AbstractMicrobes in marine sediments play crucial roles in global carbon and nutrient cycling. However, our understanding of microbial diversity and physiology on the ocean floor is limited. Here, we use phylogenomic analyses of thousands of metagenome-assembled genomes (MAGs) from coastal and deep-sea sediments to identify 55 MAGs that are phylogenetically distinct from previously described bacterial phyla. We propose that these MAGs belong to 4 novel bacterial phyla (Blakebacterota, Orphanbacterota, Arandabacterota, and Joyebacterota) and a previously proposed phylum (AABM5-125-24), all of them within the FCB superphylum. Comparison of their rRNA genes with public databases reveals that these phyla are globally distributed in different habitats, including marine, freshwater, and terrestrial environments. Genomic analyses suggest these organisms are capable of mediating key steps in sedimentary biogeochemistry, including anaerobic degradation of polysaccharides and proteins, and respiration of sulfur and nitrogen. Interestingly, these genomes code for an unusually high proportion (~9% on average, up to 20% per genome) of protein families lacking representatives in public databases. Genes encoding hundreds of these protein families colocalize with genes predicted to be involved in sulfur reduction, nitrogen cycling, energy conservation, and degradation of organic compounds. Our findings advance our understanding of bacterial diversity, the ecological roles of these bacteria, and potential links between novel gene families and metabolic processes in the oceans.
AbstractMembers of the bacterial genus Rickettsia were originally identified as causative agents of vector-borne diseases in mammals. However, many Rickettsia species are arthropod symbionts and close relatives of ‘Candidatus Megaira’, which are symbiotic associates of microeukaryotes. Here, we clarify the evolutionary relationships between these organisms by assembling 26 genomes of Rickettsia species from understudied groups, including the Torix group, and two genomes of ‘Ca. Megaira’ from various insects and microeukaryotes. Our analyses of the new genomes, in comparison with previously described ones, indicate that the accessory genome diversity and broad host range of Torix Rickettsia are comparable to those of all other Rickettsia combined. Therefore, the Torix clade may play unrecognized roles in invertebrate biology and physiology. We argue this clade should be given its own genus status, for which we propose the name ‘Candidatus Tisiphia’.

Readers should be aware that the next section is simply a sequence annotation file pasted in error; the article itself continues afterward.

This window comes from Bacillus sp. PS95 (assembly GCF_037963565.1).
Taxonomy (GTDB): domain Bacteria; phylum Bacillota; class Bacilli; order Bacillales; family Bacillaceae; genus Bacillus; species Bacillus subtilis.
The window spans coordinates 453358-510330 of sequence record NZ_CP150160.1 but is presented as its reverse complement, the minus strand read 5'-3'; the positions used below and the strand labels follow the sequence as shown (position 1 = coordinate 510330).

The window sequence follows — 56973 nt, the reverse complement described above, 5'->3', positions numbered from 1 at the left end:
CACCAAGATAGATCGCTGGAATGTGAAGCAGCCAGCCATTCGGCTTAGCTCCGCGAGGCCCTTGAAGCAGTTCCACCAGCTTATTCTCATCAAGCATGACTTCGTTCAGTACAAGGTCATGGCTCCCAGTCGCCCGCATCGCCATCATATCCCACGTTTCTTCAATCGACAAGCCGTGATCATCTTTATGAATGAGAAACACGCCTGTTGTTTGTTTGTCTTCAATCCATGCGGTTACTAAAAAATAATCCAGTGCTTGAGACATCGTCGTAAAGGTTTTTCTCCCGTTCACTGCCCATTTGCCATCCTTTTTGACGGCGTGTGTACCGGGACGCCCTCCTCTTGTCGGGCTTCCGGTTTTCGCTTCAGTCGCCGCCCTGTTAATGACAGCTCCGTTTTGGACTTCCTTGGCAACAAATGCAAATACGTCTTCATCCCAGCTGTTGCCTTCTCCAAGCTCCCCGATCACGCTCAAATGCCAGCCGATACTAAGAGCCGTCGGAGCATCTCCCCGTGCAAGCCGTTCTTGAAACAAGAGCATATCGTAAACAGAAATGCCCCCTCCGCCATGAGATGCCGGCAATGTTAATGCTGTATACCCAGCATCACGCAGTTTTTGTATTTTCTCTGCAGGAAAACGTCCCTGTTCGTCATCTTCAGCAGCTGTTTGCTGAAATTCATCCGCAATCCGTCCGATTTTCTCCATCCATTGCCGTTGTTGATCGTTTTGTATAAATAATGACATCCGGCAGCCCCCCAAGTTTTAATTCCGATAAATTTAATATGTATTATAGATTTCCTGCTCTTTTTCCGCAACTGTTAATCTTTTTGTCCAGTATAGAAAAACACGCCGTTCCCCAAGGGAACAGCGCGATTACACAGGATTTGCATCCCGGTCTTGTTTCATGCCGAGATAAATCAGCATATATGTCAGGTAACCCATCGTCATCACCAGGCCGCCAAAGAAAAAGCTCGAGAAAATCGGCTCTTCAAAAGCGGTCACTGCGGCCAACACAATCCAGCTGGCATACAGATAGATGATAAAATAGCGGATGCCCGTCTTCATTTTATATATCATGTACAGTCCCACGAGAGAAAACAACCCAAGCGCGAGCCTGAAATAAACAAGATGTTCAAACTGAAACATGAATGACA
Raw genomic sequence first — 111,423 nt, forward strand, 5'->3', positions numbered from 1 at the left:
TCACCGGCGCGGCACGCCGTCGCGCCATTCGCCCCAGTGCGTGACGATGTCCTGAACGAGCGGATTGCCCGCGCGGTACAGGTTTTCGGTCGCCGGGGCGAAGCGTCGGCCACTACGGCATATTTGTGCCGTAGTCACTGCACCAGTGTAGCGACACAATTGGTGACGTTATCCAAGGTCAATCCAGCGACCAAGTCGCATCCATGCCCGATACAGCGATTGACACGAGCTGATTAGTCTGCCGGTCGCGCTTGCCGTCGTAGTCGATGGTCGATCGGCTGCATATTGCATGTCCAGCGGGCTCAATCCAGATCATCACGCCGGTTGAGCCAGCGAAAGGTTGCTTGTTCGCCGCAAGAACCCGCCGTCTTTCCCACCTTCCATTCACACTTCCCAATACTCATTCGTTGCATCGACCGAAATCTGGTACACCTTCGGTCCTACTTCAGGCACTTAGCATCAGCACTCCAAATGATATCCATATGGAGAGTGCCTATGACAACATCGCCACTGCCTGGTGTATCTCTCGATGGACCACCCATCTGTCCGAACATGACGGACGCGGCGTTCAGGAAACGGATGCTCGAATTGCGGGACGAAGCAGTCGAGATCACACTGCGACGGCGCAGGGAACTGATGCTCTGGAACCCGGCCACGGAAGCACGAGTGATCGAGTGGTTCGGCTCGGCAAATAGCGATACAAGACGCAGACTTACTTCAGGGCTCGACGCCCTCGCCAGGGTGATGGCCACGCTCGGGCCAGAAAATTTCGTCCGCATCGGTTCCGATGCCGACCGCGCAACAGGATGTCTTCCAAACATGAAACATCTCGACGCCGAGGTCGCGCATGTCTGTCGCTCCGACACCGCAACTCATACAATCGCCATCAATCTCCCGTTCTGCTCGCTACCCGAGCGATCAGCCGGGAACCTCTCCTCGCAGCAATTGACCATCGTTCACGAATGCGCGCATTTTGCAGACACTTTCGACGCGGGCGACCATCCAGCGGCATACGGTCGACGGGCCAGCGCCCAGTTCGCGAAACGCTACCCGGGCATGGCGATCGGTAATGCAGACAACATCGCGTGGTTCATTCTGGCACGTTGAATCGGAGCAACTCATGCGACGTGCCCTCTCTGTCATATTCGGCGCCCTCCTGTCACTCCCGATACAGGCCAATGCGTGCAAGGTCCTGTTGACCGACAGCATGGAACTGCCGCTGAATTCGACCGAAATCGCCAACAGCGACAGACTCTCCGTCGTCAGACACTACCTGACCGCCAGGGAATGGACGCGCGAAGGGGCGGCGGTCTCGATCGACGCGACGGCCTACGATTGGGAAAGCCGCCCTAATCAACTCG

AbstractThe Terrestrial Miscellaneous Euryarchaeota Group has been identified in various environments, and the single genome investigated thus far suggests that these archaea are anaerobic sulfite reducers. We assemble 35 new genomes from this group that, based on genome analysis, appear to possess aerobic and facultative anaerobic lifestyles and may oxidise rather than reduce sulfite. We propose naming this order (representing 16 genera) “Lutacidiplasmatales” due to their occurrence in various acidic environments and placement within the phylum Thermoplasmatota. Phylum-level analysis reveals that Thermoplasmatota evolution had been punctuated by several periods of high levels of novel gene family acquisition. Several essential metabolisms, such as aerobic respiration and acid tolerance, were likely acquired independently by divergent lineages through convergent evolution rather than inherited from a common ancestor. Ultimately, this study describes the terrestrially prevalent Lutacidiciplasmatales and highlights convergent evolution as an important driving force in the evolution of archaeal lineages.
AbstractTrace metals have been an important ingredient for life throughout Earth’s history. Here, we describe the genome-guided cultivation of a member of the elusive archaeal lineage Caldarchaeales (syn. Aigarchaeota), Wolframiiraptor gerlachensis, and its growth dependence on tungsten. A metagenome-assembled genome (MAG) of W. gerlachensis encodes putative tungsten membrane transport systems, as well as pathways for anaerobic oxidation of sugars probably mediated by tungsten-dependent ferredoxin oxidoreductases that are expressed during growth. Catalyzed reporter deposition-fluorescence in-situ hybridization (CARD-FISH) and nanoscale secondary ion mass spectrometry (nanoSIMS) show that W. gerlachensis preferentially assimilates xylose. Phylogenetic analyses of 78 high-quality Wolframiiraptoraceae MAGs from terrestrial and marine hydrothermal systems suggest that tungsten-associated enzymes were present in the last common ancestor of extant Wolframiiraptoraceae. Our observations imply a crucial role for tungsten-dependent metabolism in the origin and evolution of this lineage, and hint at a relic metabolic dependence on this trace metal in early anaerobic thermophiles.
AbstractIntracellular pathogens are challenged with limited space and resources while replicating in a single host cell. Mechanisms for direct invasion of neighboring host cells have been discovered in cell culture, but we lack an understanding of how bacteria directly spread between host cells in vivo. Here, we describe the discovery of intracellular bacteria that use filamentation for spreading between the intestinal epithelial cells of a natural host, the rhabditid nematode Oscheius tipulae. The bacteria, which belong to the new species Bordetella atropi, can infect the nematodes following a fecal-oral route, and reduce host life span and fecundity. Filamentation requires UDP-glucose biosynthesis and sensing, a highly conserved pathway that is used by other bacteria to detect rich conditions and inhibit cell division. Our results indicate that B. atropi uses a pathway that normally regulates bacterial cell size to trigger filamentation inside host cells, thus facilitating cell-to-cell dissemination.